White matter hyperintensities and vascular risk factors in monozygotic twins

Mara ten Kate*, Carole H. Sudre, Anouk den Braber, Elles Konijnenberg, Michel G. Nivard, M. Jorge Cardoso, Philip Scheltens, Sébastien Ourselin, Dorret I. Boomsma, Frederik Barkhof, Pieter Jelle Visser

*Corresponding author for this work

Research output: Contribution to JournalArticleAcademicpeer-review


Cerebral white matter hyperintensities (WMHs) have been associated with vascular risk factors, both of which are under genetic influence. We examined in a monozygotic twin sample whether the association between vascular risk and WMHs is influenced by overlapping genetic factors. We included 195 cognitively normal monozygotic twins (age = 70 ± 7 years), including 94 complete pairs. Regional WMH load was estimated using an automated algorithm. Vascular risk was summarized with the Framingham score. The within–twin pair correlation for total WMHs was 0.76 and for Framingham score was 0.77. Within participants, Framingham score was associated with total and periventricular WMHs (r = 0.32). Framingham score in 1 twin was also associated with total WMHs in the co-twin (r = 0.26). Up to 83% of the relation between both traits could be explained by shared genetic effects. In conclusion, monozygotic twins have highly similar vascular risk and WMH burden, confirming a genetic background for these traits. The association between both traits is largely driven by overlapping genetic factors.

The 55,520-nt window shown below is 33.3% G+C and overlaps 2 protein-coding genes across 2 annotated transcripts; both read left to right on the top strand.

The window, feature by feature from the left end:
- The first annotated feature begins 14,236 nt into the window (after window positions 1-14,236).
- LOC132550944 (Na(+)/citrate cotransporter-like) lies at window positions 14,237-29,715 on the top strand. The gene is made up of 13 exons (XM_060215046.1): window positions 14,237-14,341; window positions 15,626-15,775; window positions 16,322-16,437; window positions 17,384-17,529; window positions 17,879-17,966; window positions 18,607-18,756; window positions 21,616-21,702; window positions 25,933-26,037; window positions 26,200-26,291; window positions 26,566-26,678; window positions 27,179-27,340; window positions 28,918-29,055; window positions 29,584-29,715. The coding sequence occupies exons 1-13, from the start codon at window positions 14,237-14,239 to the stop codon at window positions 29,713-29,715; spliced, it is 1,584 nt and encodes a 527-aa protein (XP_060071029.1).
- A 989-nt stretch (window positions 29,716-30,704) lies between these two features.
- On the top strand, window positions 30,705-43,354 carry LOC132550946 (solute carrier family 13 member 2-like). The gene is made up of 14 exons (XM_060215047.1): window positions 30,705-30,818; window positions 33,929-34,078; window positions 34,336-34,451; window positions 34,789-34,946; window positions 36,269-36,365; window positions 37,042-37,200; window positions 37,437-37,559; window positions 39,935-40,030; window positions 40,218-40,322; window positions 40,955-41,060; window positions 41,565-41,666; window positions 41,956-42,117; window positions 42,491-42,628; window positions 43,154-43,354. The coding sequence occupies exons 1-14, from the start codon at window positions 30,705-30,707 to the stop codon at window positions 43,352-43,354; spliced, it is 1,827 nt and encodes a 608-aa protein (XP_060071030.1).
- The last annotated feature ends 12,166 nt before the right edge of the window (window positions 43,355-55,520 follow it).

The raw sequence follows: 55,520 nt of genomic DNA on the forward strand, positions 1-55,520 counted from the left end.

Original languageEnglish
Pages (from-to)40-48
Number of pages9
JournalNeurobiology of Aging
Issue numberJune
Early online date10 Feb 2018
Publication statusPublished - Jun 2018


CHS, MJC, and SO have a patent pending #P110021GB—“Representing 3D Regional Brain Biomarkers in 2D”. FB serves as a consultant for Bayer-Schering Pharma, Biogen-Idec, TEVA, Merck Serono, Novartis, Roche, Synthon BV, Jansen, and Genzyme. PJV serves as an advisory board member of Eli-Lilly, is consultant for Janssen, and has received grants from GE Healthcare and Biogen. PS has received grant support for the VU University Alzheimer Center from GE Healthcare, Nutricia Research, Piramal, and MERCK. In the past 2 years, he has received consultancy/speaker fees (paid to the institution) from Probiodrug, EIP Pharma, Sanofi, Novartis, Piramal, and GE Healthcare. This work has received support from the EU/EFPIA Innovative Medicines Initiative Joint Undertaking (EMIF grant: 115372). The VUmc Alzheimer Center is supported by Alzheimer Nederland and Stichting VUmc Fonds. Research of the VUmc Alzheimer Center is part of the neurodegeneration research program of Neuroscience Amsterdam. This work was partially funded by the UK Medical Research Council (MR/M023664/1), Wolfson Foundation, the EPSRC (EP/L016478/1, EP/M020533/1), the MRC (MR/J01107X/1), the EU Horizon 2020 (grant number: 666992), the EU-FP7 project VPH-DARE@IT (FP7-ICT-2011-9-601055), and the National Institute for Health Research University College London Hospitals Biomedical Research Centre. Appendix A

FundersFunder number
Alzheimer Nederland and Stichting VUmc Fonds
Nutricia Research
GE Healthcare
Medical Research CouncilMR/M023664/1, MR/J01107X/1
Engineering and Physical Sciences Research CouncilEP/M020533/1, EP/L016478/1
Wolfson Foundation
Vrije Universiteit Amsterdam
Horizon 2020666992
UCLH Biomedical Research Centre


    • Monozygotic twins
    • Vascular risk factors
    • White matter hyperintensities

    Cohort Studies

    • Netherlands Twin Register (NTR)


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